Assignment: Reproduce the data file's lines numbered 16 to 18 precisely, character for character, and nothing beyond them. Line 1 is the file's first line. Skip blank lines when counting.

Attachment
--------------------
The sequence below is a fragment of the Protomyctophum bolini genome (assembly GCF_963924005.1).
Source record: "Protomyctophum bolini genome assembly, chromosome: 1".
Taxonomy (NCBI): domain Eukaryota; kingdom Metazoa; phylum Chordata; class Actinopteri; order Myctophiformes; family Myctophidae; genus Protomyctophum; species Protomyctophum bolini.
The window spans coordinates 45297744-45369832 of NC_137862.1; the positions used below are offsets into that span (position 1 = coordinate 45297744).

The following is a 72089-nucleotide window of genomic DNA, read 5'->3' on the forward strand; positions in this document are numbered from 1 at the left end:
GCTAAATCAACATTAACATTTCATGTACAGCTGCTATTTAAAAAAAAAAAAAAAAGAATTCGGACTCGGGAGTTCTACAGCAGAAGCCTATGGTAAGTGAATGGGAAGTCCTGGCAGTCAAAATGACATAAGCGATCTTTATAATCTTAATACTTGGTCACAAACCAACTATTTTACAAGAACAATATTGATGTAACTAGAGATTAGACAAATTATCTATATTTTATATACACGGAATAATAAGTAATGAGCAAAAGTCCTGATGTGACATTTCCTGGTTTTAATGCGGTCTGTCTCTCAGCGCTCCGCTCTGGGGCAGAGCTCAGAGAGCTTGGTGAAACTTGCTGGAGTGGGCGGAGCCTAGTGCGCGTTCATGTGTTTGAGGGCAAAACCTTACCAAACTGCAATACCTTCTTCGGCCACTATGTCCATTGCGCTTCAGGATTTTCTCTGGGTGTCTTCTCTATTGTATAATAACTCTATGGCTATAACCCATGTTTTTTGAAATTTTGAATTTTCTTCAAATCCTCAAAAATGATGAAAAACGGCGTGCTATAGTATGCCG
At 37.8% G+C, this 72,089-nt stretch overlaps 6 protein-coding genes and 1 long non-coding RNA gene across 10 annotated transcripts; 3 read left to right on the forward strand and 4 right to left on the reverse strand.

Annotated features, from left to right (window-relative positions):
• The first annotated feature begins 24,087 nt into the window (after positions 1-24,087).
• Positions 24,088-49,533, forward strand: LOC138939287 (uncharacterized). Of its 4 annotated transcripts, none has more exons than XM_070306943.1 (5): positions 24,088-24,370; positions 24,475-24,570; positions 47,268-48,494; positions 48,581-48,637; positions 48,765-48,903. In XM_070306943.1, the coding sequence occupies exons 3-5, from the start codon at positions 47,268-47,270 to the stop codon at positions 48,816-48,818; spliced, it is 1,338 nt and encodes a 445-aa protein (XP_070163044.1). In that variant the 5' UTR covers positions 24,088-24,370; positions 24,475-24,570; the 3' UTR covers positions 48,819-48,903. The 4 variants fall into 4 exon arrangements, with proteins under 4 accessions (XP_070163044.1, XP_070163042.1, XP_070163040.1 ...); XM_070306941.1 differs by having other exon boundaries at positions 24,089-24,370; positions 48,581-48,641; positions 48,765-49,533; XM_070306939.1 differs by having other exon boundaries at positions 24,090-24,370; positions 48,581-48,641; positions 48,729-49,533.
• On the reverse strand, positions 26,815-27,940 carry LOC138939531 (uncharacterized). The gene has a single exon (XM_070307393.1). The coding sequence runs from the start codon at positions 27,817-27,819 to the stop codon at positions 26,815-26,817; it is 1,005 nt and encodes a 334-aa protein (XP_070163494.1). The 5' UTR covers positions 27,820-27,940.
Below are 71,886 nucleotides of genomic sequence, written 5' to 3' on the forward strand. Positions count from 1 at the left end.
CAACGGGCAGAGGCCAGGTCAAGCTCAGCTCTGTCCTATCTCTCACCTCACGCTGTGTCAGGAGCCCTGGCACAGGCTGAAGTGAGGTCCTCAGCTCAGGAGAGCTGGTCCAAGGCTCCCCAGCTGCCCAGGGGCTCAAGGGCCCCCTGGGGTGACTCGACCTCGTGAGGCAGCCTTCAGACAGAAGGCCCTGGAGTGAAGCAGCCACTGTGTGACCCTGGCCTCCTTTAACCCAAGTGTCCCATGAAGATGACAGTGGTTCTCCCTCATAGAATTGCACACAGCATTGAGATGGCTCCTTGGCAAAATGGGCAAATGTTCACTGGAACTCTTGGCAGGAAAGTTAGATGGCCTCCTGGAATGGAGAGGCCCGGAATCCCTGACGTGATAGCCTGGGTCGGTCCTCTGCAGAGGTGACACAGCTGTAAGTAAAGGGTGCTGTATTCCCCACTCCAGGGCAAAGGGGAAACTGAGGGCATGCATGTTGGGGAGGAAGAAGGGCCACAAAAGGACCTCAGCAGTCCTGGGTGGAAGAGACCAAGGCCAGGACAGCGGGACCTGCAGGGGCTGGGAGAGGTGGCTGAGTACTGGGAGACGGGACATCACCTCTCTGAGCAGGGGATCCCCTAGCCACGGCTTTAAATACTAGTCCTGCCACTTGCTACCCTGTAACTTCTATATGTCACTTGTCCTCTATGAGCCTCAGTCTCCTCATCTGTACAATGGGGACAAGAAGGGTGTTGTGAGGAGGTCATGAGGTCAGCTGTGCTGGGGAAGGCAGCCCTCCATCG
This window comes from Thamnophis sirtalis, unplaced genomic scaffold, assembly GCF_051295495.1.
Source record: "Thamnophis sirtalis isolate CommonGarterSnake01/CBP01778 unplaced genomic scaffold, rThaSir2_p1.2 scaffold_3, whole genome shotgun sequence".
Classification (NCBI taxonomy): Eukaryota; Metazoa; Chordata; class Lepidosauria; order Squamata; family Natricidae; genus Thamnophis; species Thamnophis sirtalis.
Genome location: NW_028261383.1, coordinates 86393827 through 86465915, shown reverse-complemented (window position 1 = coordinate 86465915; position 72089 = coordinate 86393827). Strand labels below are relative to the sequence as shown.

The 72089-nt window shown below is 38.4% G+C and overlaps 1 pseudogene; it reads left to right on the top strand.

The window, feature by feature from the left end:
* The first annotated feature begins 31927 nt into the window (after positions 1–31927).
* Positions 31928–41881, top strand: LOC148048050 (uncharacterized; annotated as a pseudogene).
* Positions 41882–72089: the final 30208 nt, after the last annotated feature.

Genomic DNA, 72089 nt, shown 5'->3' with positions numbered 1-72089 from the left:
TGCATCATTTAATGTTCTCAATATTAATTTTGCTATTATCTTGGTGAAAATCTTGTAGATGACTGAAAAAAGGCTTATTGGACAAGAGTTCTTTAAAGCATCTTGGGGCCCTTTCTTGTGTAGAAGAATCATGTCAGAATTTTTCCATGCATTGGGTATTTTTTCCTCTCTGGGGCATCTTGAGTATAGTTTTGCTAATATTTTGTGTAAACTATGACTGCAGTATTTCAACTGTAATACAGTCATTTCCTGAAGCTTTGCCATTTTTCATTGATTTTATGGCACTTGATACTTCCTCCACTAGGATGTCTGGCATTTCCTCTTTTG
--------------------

Classification (NCBI taxonomy): Eukaryota; Metazoa; Chordata; class Lepidosauria; order Squamata; family Natricidae; genus Thamnophis; species Thamnophis sirtalis.
Genome location: NW_028261383.1, coordinates 86393827 through 86465915, shown reverse-complemented (window position 1 = coordinate 86465915; position 72089 = coordinate 86393827). Strand labels below are relative to the sequence as shown.

The 72089-nt window shown below is 38.4% G+C and overlaps 1 pseudogene; it reads left to right on the top strand.